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Anonymous' Barrett Brown Writes Letter from Prison, Claims the FBI Broke His Ribs

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It's been almost two weeks since law enforcement swept into a Dallas apartment and arrested Barrett Brown, frontman for that merry band of hackers at Anonymous, for threatening an FBI agent on YouTube. Brown was taken briefly to Dallas County Jail before being released to the FBI and reportedly sent to Mansfield Federal Detention Center. (The Bureau of Prisons website lists his location as "in transit.")

See also: Anonymous Spokesman Barrett Brown Was Arrested in Dallas Last Night

It was there that Brown, who hasn't yet been charged with anything, apparently wrote his letter from a Mansfield jail discussing his arrest and detention. At least, Anonymous presented the letter as his work in a tweet last night:

It's hard to know for sure the missive was penned from Brown. It was posted anonymously to Pastebin yesterday afternoon, and the first digit of Brown's prisoner ID number is wrong. Then again, it's hard to believe someone would take the effort to forge a 3,000-word letter aping Brown's rambling, eclectic style. So, it's most likely him.

He begins by claiming that the FBI crushed his ribs and his jailers denied him medical treatment.

I believe (the injury) will be healed in time even if I've had trouble acquiring medical attention due to me under Geneva; put in formal request for X-ray last night here at Mansfield, whereas last week at Lew Sterrett I was sent to medic by an officer Tamer before being instead re-directed to what is intended as a temporary holding cell for those about to be released on bond, this change of plan being instigated by an officer Roeun (sic?) whom I have since reported to the proper authorities. Despite my having explained her mistake politely twice over the course of the next seven hours, and despite my condition having been serious enough to have prompted other inmates to suggest I check for internal bleeding, I was screamed at and then later simply ordered to lay down, all of which was witnessed by two other inmates, one of whom promised to inform Tim Rogers of D Magazine that I was potentially dying and needed intervention ASAP as soon as he himself was released a few minutes hence (again, this was the temporary outgoing holding cell, not meant for housing inmates for anything longer than an hour or so as their bond is processed; as such, I was not fed, either, much less given my medication, suboxone.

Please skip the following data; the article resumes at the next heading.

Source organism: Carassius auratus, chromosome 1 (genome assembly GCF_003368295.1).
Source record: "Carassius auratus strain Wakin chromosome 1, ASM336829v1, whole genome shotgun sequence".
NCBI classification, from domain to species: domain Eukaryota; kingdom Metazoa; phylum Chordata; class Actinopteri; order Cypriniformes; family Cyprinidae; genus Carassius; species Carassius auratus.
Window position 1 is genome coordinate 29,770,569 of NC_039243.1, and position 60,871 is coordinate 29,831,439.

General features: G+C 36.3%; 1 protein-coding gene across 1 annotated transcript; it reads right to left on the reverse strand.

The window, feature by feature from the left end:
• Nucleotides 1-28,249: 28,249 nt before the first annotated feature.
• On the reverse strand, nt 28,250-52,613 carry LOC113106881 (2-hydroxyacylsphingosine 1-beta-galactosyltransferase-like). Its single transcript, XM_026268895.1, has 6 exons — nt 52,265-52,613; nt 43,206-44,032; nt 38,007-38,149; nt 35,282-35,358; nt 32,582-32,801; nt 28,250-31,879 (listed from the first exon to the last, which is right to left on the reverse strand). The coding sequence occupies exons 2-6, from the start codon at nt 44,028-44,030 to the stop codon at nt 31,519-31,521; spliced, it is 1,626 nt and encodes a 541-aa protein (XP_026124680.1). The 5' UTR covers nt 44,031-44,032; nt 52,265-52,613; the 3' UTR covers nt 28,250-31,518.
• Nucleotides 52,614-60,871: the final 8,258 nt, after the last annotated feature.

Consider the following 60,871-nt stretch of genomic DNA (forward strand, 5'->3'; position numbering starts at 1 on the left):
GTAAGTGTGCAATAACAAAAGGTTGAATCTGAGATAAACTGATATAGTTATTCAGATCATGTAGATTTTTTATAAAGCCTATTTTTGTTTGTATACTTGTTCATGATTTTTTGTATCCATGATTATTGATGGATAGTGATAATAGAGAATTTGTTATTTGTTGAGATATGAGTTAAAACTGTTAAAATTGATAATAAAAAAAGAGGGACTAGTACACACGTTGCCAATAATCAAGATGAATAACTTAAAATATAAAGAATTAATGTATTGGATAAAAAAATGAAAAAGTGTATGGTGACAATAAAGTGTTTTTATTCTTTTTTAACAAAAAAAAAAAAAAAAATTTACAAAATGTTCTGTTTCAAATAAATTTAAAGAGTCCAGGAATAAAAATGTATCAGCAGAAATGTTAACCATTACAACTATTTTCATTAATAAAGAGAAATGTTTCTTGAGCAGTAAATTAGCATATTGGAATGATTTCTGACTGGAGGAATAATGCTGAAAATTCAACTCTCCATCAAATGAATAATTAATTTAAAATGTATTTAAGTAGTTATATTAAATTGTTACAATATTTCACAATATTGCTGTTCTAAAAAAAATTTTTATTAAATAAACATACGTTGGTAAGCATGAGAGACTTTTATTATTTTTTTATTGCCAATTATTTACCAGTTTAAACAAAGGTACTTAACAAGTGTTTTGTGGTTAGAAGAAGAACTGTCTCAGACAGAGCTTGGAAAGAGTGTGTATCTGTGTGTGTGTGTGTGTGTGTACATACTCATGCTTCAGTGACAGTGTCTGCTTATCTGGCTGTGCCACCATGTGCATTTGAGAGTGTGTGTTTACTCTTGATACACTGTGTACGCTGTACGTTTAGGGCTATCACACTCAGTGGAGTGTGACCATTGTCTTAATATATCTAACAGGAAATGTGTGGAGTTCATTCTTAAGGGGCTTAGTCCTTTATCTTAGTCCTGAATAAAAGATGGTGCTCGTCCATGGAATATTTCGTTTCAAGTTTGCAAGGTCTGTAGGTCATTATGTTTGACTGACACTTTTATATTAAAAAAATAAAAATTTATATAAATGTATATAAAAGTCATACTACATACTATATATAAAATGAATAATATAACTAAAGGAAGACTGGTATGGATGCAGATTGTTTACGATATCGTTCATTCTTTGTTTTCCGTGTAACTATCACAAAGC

Brown ties his arrest to the hack of HBGary, the security firm whose CEO last year claimed publicly that he had figured out who was behind Anyonymous. The company, he writes, had worked with a paid FBI informant to find dirt on him. He doesn't delve into the reasons for his present incarceration since a judge has forbidden discussion of the case.

A good deal of the letter is spent dissecting and disassembling his public image. The misrepresentations started when he was identified on Fox News in 2009 as a spokesman for the American Athiest Society, which he was not. He also is not and has never been "the spokesman for Anonymous, nor its 'public face' or, worse, 'self-proclaimed' 'face' or 'spokesperson' or 'leader.' That, he says, was all cooked up by lazy journalists.

The letter ends with a confession of sorts, half-sorrowful, half apologetic.

I shudder when I look back on some of the things I wrote or said when I got my first real taste of power at the dawn of 2011, and I continue to bring shame upon myself and upon my family and work by some of the things I say even lately. ... I am humiliated at not being able to protect my own mother from the FBI, or to shield my own girlfriend from watching heavily-armed men step on my spine as I scream in pain. I cannot forget how my mom cried on March 6th after the FBI had left with my equipment and hers, and how she whispered through tears that she wanted to be able to protect me from prison but couldn't; I will never forget the look on Jenna's face as the federal thugs swept through my efficiency apartment with guns drawn and safeties off, in search of hidden assailants and non-existent weapons. That these things are unjust and increasingly insane does not change the fact that they are the result of my own behavior, my own miscalculations, my own choices.

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